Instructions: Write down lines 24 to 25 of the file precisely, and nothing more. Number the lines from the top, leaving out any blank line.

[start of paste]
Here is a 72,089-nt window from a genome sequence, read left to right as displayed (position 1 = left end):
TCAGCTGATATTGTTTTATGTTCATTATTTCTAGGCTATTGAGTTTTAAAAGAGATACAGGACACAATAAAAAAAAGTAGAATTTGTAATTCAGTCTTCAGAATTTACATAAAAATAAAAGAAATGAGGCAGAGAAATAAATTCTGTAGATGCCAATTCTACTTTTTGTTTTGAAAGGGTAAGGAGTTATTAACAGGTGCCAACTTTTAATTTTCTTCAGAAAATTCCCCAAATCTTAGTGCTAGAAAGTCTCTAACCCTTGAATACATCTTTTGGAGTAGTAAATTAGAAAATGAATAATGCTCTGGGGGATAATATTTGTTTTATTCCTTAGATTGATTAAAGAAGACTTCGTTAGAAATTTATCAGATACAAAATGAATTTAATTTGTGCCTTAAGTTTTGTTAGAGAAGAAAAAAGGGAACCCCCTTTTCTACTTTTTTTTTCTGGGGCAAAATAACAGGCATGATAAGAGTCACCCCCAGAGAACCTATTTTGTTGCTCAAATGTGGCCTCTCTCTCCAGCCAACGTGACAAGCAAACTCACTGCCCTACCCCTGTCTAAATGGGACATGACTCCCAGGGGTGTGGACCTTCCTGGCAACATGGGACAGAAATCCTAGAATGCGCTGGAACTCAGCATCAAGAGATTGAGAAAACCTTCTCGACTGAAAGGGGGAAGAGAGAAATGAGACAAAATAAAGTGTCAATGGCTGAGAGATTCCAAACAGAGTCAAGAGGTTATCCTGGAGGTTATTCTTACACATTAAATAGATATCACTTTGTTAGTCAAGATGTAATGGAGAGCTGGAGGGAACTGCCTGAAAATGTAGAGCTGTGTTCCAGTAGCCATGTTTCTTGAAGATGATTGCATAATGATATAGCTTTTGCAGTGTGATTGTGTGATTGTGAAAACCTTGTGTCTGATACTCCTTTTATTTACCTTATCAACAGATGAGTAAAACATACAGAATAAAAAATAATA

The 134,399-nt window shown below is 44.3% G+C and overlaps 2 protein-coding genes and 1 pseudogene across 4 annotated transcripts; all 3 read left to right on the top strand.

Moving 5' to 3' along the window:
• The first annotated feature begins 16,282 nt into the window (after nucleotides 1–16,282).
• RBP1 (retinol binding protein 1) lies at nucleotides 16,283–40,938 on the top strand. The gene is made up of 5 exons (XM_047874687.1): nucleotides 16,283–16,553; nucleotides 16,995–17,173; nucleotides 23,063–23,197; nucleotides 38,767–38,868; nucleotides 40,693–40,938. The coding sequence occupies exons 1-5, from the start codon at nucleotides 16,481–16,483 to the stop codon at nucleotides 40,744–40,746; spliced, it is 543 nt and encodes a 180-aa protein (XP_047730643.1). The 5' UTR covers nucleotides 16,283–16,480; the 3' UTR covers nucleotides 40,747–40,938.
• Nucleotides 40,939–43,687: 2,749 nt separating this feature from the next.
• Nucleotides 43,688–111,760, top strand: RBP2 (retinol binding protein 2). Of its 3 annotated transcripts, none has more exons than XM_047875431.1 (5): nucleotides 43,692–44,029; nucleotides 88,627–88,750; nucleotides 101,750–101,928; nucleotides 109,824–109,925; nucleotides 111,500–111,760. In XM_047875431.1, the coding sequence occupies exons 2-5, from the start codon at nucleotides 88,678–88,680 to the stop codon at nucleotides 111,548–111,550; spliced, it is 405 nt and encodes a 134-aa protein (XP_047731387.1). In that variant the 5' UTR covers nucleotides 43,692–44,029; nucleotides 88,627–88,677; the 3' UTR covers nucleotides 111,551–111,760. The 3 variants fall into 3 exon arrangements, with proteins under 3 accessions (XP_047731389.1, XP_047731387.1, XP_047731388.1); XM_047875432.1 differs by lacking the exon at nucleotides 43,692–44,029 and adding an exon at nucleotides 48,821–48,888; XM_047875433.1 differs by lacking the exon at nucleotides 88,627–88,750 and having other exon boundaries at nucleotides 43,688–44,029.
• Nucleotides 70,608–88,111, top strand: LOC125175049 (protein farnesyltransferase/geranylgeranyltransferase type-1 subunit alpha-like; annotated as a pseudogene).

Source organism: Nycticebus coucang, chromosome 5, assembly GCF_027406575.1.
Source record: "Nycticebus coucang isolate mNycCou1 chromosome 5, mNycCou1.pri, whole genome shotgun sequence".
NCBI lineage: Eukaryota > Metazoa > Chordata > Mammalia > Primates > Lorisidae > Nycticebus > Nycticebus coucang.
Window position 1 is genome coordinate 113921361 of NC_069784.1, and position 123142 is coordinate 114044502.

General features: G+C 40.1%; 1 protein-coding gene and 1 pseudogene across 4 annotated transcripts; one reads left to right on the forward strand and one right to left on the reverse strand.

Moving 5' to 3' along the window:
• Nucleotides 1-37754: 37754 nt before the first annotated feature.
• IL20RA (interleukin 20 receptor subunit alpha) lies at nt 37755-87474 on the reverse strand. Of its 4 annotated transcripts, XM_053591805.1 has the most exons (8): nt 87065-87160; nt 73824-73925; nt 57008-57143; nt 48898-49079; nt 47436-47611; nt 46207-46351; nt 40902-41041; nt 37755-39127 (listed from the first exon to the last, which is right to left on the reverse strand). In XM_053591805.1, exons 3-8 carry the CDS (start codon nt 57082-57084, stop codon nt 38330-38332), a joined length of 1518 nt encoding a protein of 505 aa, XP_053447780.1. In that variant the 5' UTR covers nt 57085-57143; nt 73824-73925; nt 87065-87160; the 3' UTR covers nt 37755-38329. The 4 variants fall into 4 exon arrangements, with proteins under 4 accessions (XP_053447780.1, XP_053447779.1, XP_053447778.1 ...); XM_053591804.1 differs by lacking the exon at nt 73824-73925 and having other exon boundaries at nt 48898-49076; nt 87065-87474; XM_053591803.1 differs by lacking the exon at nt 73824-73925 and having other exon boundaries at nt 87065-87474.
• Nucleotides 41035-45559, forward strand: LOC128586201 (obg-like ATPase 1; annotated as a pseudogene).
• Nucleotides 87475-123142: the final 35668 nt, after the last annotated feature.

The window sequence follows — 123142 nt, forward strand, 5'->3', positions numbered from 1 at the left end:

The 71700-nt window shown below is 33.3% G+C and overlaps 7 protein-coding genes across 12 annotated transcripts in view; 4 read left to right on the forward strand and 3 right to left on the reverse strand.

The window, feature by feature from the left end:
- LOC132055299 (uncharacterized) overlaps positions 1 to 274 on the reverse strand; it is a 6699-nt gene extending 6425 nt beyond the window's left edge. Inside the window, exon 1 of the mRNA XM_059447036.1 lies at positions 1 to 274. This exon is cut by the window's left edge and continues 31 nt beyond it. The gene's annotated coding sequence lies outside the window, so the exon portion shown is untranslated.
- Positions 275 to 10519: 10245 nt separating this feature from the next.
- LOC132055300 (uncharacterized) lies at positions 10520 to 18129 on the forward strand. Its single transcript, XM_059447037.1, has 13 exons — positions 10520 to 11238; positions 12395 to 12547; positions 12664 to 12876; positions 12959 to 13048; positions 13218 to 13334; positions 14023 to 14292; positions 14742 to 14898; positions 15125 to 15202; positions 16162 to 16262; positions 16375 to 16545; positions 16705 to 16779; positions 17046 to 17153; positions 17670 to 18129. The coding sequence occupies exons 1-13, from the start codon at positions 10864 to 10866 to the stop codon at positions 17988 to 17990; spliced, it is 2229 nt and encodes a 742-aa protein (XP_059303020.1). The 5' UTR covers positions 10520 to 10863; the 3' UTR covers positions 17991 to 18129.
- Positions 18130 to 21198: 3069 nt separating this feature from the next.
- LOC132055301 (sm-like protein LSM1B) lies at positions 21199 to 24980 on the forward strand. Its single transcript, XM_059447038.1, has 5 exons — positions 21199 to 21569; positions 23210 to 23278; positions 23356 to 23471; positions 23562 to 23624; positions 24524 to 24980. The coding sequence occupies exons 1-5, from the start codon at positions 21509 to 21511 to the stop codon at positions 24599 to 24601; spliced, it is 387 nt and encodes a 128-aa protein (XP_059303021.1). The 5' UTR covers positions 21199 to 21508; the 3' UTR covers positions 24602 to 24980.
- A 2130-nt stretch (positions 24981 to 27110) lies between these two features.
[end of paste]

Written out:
- Positions 275 to 10519: 10245 nt separating this feature from the next.
- LOC132055300 (uncharacterized) lies at positions 10520 to 18129 on the forward strand. Its single transcript, XM_059447037.1, has 13 exons — positions 10520 to 11238; positions 12395 to 12547; positions 12664 to 12876; positions 12959 to 13048; positions 13218 to 13334; positions 14023 to 14292; positions 14742 to 14898; positions 15125 to 15202; positions 16162 to 16262; positions 16375 to 16545; positions 16705 to 16779; positions 17046 to 17153; positions 17670 to 18129. The coding sequence occupies exons 1-13, from the start codon at positions 10864 to 10866 to the stop codon at positions 17988 to 17990; spliced, it is 2229 nt and encodes a 742-aa protein (XP_059303020.1). The 5' UTR covers positions 10520 to 10863; the 3' UTR covers positions 17991 to 18129.